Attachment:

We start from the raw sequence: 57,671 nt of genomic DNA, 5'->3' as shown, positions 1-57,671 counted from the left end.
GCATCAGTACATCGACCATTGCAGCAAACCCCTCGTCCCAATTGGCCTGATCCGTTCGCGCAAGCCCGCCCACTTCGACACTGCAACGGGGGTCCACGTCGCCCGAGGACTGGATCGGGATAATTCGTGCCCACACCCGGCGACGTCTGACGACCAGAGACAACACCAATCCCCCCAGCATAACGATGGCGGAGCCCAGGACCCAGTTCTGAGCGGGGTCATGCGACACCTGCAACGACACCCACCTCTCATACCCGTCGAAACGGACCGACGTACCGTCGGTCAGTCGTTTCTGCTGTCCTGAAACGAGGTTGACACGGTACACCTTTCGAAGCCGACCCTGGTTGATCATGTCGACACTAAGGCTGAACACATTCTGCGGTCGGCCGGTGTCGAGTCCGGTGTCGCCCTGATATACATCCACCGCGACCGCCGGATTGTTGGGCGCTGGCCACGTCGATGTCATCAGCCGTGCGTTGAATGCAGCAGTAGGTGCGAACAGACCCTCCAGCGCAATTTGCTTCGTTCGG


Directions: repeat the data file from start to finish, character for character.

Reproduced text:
We start from the raw sequence: 57,671 nt of genomic DNA, 5'->3' as shown, positions 1-57,671 counted from the left end.
GCATCAGTACATCGACCATTGCAGCAAACCCCTCGTCCCAATTGGCCTGATCCGTTCGCGCAAGCCCGCCCACTTCGACACTGCAACGGGGGTCCACGTCGCCCGAGGACTGGATCGGGATAATTCGTGCCCACACCCGGCGACGTCTGACGACCAGAGACAACACCAATCCCCCCAGCATAACGATGGCGGAGCCCAGGACCCAGTTCTGAGCGGGGTCATGCGACACCTGCAACGACACCCACCTCTCATACCCGTCGAAACGGACCGACGTACCGTCGGTCAGTCGTTTCTGCTGTCCTGAAACGAGGTTGACACGGTACACCTTTCGAAGCCGACCCTGGTTGATCATGTCGACACTAAGGCTGAACACATTCTGCGGTCGGCCGGTGTCGAGTCCGGTGTCGCCCTGATATACATCCACCGCGACCGCCGGATTGTTGGGCGCTGGCCACGTCGATGTCATCAGCCGTGCGTTGAATGCAGCAGTAGGTGCGAACAGACCCTCCAGCGCAATTTGCTTCGTTCGG